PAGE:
China has over-reported its exports for the last five months, inflating the apparent demand for its products overseas, according to a new research report.
Official customs data showed a surge in exports, but imports reported by trading partners don’t match up. Capital Economics, a research firm, estimated the actual exports expanded only half the 17 percent year-over-year rate reported by customs for the first four months of 2013.
China’s statistics bureau, which usually skirts the limelight, produced what Capital called a “little-watched estimate” of industrial sales for export.
The number reported in that estimate was far closer to trading partners’ import data than China's customs report.
It’s not the first time China’s trade reports have been called into question.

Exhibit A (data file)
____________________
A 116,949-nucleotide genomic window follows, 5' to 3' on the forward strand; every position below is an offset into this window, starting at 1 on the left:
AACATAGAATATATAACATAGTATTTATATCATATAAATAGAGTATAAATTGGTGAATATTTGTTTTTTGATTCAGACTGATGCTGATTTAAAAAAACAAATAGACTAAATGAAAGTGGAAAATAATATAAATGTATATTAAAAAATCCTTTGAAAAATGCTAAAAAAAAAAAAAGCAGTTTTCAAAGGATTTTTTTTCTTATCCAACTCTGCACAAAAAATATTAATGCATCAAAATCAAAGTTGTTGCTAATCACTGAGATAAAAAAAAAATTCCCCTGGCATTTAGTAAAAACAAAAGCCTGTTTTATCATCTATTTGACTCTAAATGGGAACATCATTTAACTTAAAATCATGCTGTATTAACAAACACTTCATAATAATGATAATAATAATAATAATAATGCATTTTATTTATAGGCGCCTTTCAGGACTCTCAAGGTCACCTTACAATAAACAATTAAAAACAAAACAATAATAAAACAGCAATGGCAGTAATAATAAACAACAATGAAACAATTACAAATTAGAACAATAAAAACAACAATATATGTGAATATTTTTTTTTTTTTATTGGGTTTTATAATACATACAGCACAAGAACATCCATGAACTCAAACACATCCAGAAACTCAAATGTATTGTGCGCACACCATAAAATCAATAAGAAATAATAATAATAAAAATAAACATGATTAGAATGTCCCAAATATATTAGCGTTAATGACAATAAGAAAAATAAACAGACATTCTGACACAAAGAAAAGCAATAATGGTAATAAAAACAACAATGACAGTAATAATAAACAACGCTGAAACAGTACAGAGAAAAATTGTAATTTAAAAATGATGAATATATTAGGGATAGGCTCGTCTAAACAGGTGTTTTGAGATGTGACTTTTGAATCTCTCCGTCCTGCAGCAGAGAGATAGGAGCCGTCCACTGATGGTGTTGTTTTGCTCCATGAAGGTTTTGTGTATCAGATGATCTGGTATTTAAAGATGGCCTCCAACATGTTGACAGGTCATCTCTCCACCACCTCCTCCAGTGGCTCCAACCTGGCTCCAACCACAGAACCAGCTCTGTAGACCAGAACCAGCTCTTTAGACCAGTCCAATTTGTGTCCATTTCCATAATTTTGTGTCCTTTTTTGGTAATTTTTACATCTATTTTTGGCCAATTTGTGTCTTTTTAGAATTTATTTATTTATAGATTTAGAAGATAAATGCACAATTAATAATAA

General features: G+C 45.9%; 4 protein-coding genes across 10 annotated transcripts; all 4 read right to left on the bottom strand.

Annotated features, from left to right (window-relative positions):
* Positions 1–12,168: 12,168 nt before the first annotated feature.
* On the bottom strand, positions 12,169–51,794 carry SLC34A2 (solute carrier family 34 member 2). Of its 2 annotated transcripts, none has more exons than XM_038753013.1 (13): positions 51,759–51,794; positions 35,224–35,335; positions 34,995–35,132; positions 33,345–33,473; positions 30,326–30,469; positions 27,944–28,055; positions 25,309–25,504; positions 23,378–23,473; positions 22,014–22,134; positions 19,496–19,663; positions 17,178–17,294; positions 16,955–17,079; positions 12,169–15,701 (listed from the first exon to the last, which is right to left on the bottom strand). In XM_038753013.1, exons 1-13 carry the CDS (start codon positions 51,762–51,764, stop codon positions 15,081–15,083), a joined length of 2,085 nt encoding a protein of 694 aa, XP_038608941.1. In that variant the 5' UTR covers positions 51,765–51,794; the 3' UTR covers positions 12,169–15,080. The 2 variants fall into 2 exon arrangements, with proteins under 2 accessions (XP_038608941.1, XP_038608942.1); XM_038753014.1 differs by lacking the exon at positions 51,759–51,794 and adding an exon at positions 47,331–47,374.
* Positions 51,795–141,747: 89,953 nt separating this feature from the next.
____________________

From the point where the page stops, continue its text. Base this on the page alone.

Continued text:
Economists raised doubts about the export data figures for March, saying China inflates the figures to avoid capital controls and bring fresh money into the country.
China’s National Bureau of Statistics said Monday that industrial output grew 9.3 percent in April. That's lower than the 9.5 percent forecast by some analysts and down from the 9.9 percent registered in January and February but higher than the 8.9 percent registered in March.
Alexander C. Kaufman is a reporter at the International Business Times covering companies, retail and media. He joined in May 2013. Previously, he was an editor of...